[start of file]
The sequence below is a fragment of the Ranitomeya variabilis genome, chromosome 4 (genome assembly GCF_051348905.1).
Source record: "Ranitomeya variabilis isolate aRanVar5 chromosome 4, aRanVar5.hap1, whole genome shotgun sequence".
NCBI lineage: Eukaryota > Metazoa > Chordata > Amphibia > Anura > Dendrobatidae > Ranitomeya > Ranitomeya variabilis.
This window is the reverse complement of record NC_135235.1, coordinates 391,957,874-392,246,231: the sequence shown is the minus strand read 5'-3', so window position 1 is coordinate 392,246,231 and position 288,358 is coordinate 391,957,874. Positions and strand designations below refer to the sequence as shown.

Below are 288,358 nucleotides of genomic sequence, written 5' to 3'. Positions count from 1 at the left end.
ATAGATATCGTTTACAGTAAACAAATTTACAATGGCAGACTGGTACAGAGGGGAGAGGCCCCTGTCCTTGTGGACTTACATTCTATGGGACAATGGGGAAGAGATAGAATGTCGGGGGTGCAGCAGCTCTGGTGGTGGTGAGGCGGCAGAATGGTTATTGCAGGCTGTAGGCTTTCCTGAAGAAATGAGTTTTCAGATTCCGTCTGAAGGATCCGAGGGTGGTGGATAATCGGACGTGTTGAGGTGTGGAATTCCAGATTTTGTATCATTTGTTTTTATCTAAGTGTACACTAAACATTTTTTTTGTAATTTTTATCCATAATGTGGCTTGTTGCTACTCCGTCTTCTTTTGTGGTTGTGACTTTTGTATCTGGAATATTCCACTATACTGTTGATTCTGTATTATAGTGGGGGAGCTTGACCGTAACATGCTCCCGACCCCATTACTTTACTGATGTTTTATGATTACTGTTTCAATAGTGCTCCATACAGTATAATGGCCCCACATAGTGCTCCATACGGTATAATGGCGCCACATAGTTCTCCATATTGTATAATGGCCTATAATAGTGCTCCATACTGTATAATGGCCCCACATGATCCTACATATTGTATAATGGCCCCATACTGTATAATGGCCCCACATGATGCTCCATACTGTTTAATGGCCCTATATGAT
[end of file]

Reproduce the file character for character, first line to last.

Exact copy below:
The sequence below is a fragment of the Ranitomeya variabilis genome, chromosome 4 (genome assembly GCF_051348905.1).
Source record: "Ranitomeya variabilis isolate aRanVar5 chromosome 4, aRanVar5.hap1, whole genome shotgun sequence".
NCBI lineage: Eukaryota > Metazoa > Chordata > Amphibia > Anura > Dendrobatidae > Ranitomeya > Ranitomeya variabilis.
This window is the reverse complement of record NC_135235.1, coordinates 391,957,874-392,246,231: the sequence shown is the minus strand read 5'-3', so window position 1 is coordinate 392,246,231 and position 288,358 is coordinate 391,957,874. Positions and strand designations below refer to the sequence as shown.

Below are 288,358 nucleotides of genomic sequence, written 5' to 3'. Positions count from 1 at the left end.
ATAGATATCGTTTACAGTAAACAAATTTACAATGGCAGACTGGTACAGAGGGGAGAGGCCCCTGTCCTTGTGGACTTACATTCTATGGGACAATGGGGAAGAGATAGAATGTCGGGGGTGCAGCAGCTCTGGTGGTGGTGAGGCGGCAGAATGGTTATTGCAGGCTGTAGGCTTTCCTGAAGAAATGAGTTTTCAGATTCCGTCTGAAGGATCCGAGGGTGGTGGATAATCGGACGTGTTGAGGTGTGGAATTCCAGATTTTGTATCATTTGTTTTTATCTAAGTGTACACTAAACATTTTTTTTGTAATTTTTATCCATAATGTGGCTTGTTGCTACTCCGTCTTCTTTTGTGGTTGTGACTTTTGTATCTGGAATATTCCACTATACTGTTGATTCTGTATTATAGTGGGGGAGCTTGACCGTAACATGCTCCCGACCCCATTACTTTACTGATGTTTTATGATTACTGTTTCAATAGTGCTCCATACAGTATAATGGCCCCACATAGTGCTCCATACGGTATAATGGCGCCACATAGTTCTCCATATTGTATAATGGCCTATAATAGTGCTCCATACTGTATAATGGCCCCACATGATCCTACATATTGTATAATGGCCCCATACTGTATAATGGCCCCACATGATGCTCCATACTGTTTAATGGCCCTATATGAT